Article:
[ilds] Re all gone mainstream?

James Gifford james.d.gifford at gmail.com
Tue May 5 14:13:33 PDT 2015


I'd add a significant proviso, that is, if the comparison is to the kind 
of correspondence and small periodical networks I go through in 
/Personal Modernisms/.  How many of us active subscribe to periodicals 
with a distribution of under 200?  Small audiences mean less risk for 
experimentation -- bigger audiences, with bigger investments and 
potential payoffs, encourage less risk taking, I believe.

I think we'd need to look to student publications, small literary 
magazines with a very limited distribution, and those eschewing 
commercial distribution for an aesthetic ambition.  While presses and 
committees, etc., all exert limitations on writers today, I do see 
plenty of experimental work -- I just don't seem them on bookstore 
shelves...

By the same gesture, there are small presses producing beautiful work 
for collectors, since the expense is high.  The Barbarian Press is one 
instance here in BC, as is Greenboathouse Press.  I'd venture to guess 
no one on the list has ever heard of them.  The small press scene in 
Buffalo, NY, also seemed very much alive when I've made visits there.

Who would have thought, at the time, that someone 80 years or more down 
the road would be reading student poetry journals from Oxford or 
Cambridge?  Durrell and Miller both expressed surprise at the later 
resale value of The Booster & Delta...

All best,
James

On 2015-05-03 4:36 PM, Bruce Redwine wrote:
> I don’t read much contemporary literature, so I’m not one to make
> judgments.  Still, I don’t sense that we live in an age that compares
> favorably with the late flowering of writers who lived during the
> 1930s-1960s, the period covered by Gifford’s /Personal Modernisms/
> (2014).  Some exceptions, of course, (Pynchon, DeLillo, Borges,
> Márquez), but the major writers are simply not around anymore.  As to
> what constitutes art, I’ll offer two views relevant to this Listserv.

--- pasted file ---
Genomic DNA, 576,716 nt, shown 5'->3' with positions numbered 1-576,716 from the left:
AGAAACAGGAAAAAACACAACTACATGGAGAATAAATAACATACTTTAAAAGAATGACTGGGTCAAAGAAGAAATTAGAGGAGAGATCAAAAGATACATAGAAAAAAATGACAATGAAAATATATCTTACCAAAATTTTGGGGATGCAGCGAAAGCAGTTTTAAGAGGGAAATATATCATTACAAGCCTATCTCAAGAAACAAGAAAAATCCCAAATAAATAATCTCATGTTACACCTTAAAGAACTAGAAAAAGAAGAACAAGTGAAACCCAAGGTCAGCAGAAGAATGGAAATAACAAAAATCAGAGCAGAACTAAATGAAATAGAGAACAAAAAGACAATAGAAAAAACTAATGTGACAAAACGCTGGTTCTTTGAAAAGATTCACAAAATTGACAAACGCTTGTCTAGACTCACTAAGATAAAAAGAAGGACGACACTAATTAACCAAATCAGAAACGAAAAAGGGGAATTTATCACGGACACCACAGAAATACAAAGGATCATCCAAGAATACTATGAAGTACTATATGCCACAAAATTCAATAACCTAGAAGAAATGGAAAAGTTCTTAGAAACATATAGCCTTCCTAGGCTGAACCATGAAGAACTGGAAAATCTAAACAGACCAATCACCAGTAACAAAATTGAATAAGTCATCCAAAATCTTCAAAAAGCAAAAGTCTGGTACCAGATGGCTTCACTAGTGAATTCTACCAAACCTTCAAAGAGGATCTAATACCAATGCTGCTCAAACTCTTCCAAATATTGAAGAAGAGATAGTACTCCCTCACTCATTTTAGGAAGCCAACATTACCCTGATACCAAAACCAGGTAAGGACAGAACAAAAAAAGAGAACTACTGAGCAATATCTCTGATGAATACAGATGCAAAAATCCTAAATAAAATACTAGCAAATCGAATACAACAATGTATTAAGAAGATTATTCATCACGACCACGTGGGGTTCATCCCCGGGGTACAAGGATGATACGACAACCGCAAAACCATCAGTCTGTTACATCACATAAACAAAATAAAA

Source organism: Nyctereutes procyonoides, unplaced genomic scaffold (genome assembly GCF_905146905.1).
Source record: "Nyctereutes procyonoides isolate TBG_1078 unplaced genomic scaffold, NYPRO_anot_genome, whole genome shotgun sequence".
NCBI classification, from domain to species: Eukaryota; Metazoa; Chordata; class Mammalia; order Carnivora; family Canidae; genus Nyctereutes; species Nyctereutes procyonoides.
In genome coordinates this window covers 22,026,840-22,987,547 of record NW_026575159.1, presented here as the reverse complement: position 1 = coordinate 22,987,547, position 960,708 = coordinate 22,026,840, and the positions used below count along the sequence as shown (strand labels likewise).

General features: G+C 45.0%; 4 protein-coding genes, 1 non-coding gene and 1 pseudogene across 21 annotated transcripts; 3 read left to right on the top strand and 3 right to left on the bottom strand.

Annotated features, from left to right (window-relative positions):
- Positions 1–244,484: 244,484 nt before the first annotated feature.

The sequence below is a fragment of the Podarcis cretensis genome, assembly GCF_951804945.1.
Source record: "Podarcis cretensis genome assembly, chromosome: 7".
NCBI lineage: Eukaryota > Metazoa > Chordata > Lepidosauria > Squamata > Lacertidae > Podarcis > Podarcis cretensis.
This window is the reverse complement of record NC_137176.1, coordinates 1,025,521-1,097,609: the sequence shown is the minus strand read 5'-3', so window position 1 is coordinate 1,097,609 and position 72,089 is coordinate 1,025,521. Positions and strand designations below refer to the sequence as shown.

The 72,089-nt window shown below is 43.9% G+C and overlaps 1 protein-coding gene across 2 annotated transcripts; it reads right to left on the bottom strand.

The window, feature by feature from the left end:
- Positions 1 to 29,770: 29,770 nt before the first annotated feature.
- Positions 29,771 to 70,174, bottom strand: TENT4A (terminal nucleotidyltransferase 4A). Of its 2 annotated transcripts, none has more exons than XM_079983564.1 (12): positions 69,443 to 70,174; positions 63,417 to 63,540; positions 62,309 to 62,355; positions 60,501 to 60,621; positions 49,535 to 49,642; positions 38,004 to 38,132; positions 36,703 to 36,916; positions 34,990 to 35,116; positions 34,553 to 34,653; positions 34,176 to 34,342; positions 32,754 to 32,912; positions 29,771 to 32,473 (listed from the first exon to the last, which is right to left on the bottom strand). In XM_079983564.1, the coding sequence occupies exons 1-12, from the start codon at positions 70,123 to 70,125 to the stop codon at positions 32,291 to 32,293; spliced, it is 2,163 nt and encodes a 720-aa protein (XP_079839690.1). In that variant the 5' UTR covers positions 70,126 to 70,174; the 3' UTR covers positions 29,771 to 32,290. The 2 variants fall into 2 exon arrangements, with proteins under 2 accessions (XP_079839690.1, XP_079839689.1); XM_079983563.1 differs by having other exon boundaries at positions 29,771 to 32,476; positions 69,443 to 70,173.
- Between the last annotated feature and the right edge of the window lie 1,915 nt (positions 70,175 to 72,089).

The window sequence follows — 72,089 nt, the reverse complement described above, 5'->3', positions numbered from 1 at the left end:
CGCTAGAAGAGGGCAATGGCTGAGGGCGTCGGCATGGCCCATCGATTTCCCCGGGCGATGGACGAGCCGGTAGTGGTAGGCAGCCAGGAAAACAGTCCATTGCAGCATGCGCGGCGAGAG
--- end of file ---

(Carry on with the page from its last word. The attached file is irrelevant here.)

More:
>   In his /Big Sur/ book (1957), Miller decries that we live in an age
> where people do not take art to be “the primary moving force in their
> lives.”  This is not a definition; it’s a religious statement.  Durrell
> gets more technical.  In his 1957 review of Pound’s late /Cantos,/ he
> decries Pound’s incomprehensibility and lack of form.  Durrell knows art
> when he sees it, and Pound fails the test.  Billy Apt may like this.
>   Nevertheless, no matter their many faults, Miller and Durrell took
> their art very seriously — it was a religious vocation — and this gave
> their writings great power.
>
> Bruce
>
>
>
>
>
>> On May 3, 2015, at 1:50 PM, Robin W Collins <robin.w.collins at gmail.com
>> <mailto:robin.w.collins at gmail.com>> wrote:
>>
>> I'd have to disagree. Maybe the barricades have changed as have the
>> debates, but there's a pretty good contemporary divide that rivals
>> that of the 30s and 40s. It's not reds vs fascists or reds vs
>> anarchists or quite the same Left vs Right split or a the itentical
>> split within the Left but it's a pretty good fight. Free speech,
>> religious dogmatism, blood and identity politics.
>>
>> On one side Rushdie and McEwan and Amis (and the deceased Hitchens)
>> and many nervous nellies on the other side. The current split within
>> PEN over Charlie Hebdo recognition is part of the same and is as good
>> as it gets, maybe even more complex than yore. Read Katha Pollitt's
>> piece in The Nation in support of the PEN award. A good old fashioned
>> fistacuffs.  And on we go...
>>
>> Robin
>>
>>
>>> Message: 2
>>> Date: Sun, 3 May 2015 07:48:10 +1000
>>> From: "Denise Tart & David Green" <dtart at bigpond.net.au
>>> <mailto:dtart at bigpond.net.au>>
>>>
>>>
>>> Bruce
>>>
>>> Ha, the artists have all gone mainstream. They are on the public
>>> payroll (arts grants) or sustained by university tenure (nothing
>>> against unis, when there once meself)
>>> Either that or they are all on Twitter or Facebook. It is all very
>>> bourgeois and many do not have much to say in case they offend
>>> someone BUT you can write about climate change, or evil capitalists
>>> or governments being mean to migrants or indigenous people or you can
>>> write clever little poems to be read by your friends and softly
>>> applauded. When the Australian poet Les Murray countered this in 'Sub
>>> Human Redneck Poems' he was cast into outer darkness which doesn't
>>> really bother Les as he feels better when people are not around. WE
>>> live in a depoliticized world, at least in the west. The corporations
>>> and the Institutions have taken over. The fascist communist polarity
>>> as been replaced by the beige pursuit of cars with GPS,
>>> superannuation funds and the wellness industry. Where are today's
>>> Celines, Henry MIllers, Lawrence Durrells, Charles Bukowskis??? aye,
>>> where are they? There was this French guy, Houllebeck or something,
>>> but they ran him out of town. He's hiding in Ireland!
>>  d!
>>> rinking Guinness. So here's to Larry and the lads (and Lasses) they
>>> did good back then. Who's writing today's Air-conditioned Nightmare
>>> or Justine?? maybe you know James?? In the meantime I am going to buy
>>> a racing bike and start...
>>
>>
>> _______________________________________________
>> ILDS mailing list
>> ILDS at lists.uvic.ca <mailto:ILDS at lists.uvic.ca>
>> https://lists.uvic.ca/mailman/listinfo/ilds
>
>
>
> _______________________________________________
> ILDS mailing list
> ILDS at lists.uvic.ca
> https://lists.uvic.ca/mailman/listinfo/ilds
>


More information about the ILDS mailing list